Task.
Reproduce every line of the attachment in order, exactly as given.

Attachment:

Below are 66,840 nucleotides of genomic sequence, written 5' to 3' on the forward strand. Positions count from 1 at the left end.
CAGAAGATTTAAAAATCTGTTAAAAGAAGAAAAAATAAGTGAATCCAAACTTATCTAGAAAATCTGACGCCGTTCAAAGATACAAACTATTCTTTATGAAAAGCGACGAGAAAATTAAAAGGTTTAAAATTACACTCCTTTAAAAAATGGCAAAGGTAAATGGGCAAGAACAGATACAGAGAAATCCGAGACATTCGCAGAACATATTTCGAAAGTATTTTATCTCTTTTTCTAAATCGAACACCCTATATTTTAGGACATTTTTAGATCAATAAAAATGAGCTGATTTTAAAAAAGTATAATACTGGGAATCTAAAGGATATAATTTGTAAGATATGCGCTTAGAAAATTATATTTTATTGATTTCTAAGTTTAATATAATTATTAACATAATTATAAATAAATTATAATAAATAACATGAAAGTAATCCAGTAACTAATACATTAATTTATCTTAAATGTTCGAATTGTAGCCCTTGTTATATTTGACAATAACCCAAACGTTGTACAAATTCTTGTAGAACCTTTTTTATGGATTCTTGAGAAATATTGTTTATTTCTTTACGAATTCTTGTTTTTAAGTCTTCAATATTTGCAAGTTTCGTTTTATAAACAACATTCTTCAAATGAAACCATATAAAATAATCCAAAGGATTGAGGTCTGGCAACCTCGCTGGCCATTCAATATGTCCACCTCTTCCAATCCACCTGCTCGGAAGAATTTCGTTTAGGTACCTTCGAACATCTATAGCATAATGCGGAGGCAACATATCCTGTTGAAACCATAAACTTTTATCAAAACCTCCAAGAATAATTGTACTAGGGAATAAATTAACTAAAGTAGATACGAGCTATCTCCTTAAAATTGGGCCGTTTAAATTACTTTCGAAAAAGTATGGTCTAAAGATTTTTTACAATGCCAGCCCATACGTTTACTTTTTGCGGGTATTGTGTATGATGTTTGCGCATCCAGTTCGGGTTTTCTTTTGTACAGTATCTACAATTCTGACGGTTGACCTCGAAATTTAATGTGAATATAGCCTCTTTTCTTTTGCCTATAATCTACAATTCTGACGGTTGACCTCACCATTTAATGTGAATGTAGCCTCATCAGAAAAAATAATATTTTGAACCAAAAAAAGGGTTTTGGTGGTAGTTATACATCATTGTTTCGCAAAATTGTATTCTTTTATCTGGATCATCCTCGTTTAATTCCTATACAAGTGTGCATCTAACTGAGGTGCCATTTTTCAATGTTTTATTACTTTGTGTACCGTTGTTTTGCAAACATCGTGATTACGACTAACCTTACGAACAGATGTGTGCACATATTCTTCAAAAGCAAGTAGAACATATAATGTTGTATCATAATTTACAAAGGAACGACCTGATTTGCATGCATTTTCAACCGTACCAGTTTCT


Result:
Below are 66,840 nucleotides of genomic sequence, written 5' to 3' on the forward strand. Positions count from 1 at the left end.
CAGAAGATTTAAAAATCTGTTAAAAGAAGAAAAAATAAGTGAATCCAAACTTATCTAGAAAATCTGACGCCGTTCAAAGATACAAACTATTCTTTATGAAAAGCGACGAGAAAATTAAAAGGTTTAAAATTACACTCCTTTAAAAAATGGCAAAGGTAAATGGGCAAGAACAGATACAGAGAAATCCGAGACATTCGCAGAACATATTTCGAAAGTATTTTATCTCTTTTTCTAAATCGAACACCCTATATTTTAGGACATTTTTAGATCAATAAAAATGAGCTGATTTTAAAAAAGTATAATACTGGGAATCTAAAGGATATAATTTGTAAGATATGCGCTTAGAAAATTATATTTTATTGATTTCTAAGTTTAATATAATTATTAACATAATTATAAATAAATTATAATAAATAACATGAAAGTAATCCAGTAACTAATACATTAATTTATCTTAAATGTTCGAATTGTAGCCCTTGTTATATTTGACAATAACCCAAACGTTGTACAAATTCTTGTAGAACCTTTTTTATGGATTCTTGAGAAATATTGTTTATTTCTTTACGAATTCTTGTTTTTAAGTCTTCAATATTTGCAAGTTTCGTTTTATAAACAACATTCTTCAAATGAAACCATATAAAATAATCCAAAGGATTGAGGTCTGGCAACCTCGCTGGCCATTCAATATGTCCACCTCTTCCAATCCACCTGCTCGGAAGAATTTCGTTTAGGTACCTTCGAACATCTATAGCATAATGCGGAGGCAACATATCCTGTTGAAACCATAAACTTTTATCAAAACCTCCAAGAATAATTGTACTAGGGAATAAATTAACTAAAGTAGATACGAGCTATCTCCTTAAAATTGGGCCGTTTAAATTACTTTCGAAAAAGTATGGTCTAAAGATTTTTTACAATGCCAGCCCATACGTTTACTTTTTGCGGGTATTGTGTATGATGTTTGCGCATCCAGTTCGGGTTTTCTTTTGTACAGTATCTACAATTCTGACGGTTGACCTCGAAATTTAATGTGAATATAGCCTCTTTTCTTTTGCCTATAATCTACAATTCTGACGGTTGACCTCACCATTTAATGTGAATGTAGCCTCATCAGAAAAAATAATATTTTGAACCAAAAAAAGGGTTTTGGTGGTAGTTATACATCATTGTTTCGCAAAATTGTATTCTTTTATCTGGATCATCCTCGTTTAATTCCTATACAAGTGTGCATCTAACTGAGGTGCCATTTTTCAATGTTTTATTACTTTGTGTACCGTTGTTTTGCAAACATCGTGATTACGACTAACCTTACGAACAGATGTGTGCACATATTCTTCAAAAGCAAGTAGAACATATAATGTTGTATCATAATTTACAAAGGAACGACCTGATTTGCATGCATTTTCAACCGTACCAGTTTCT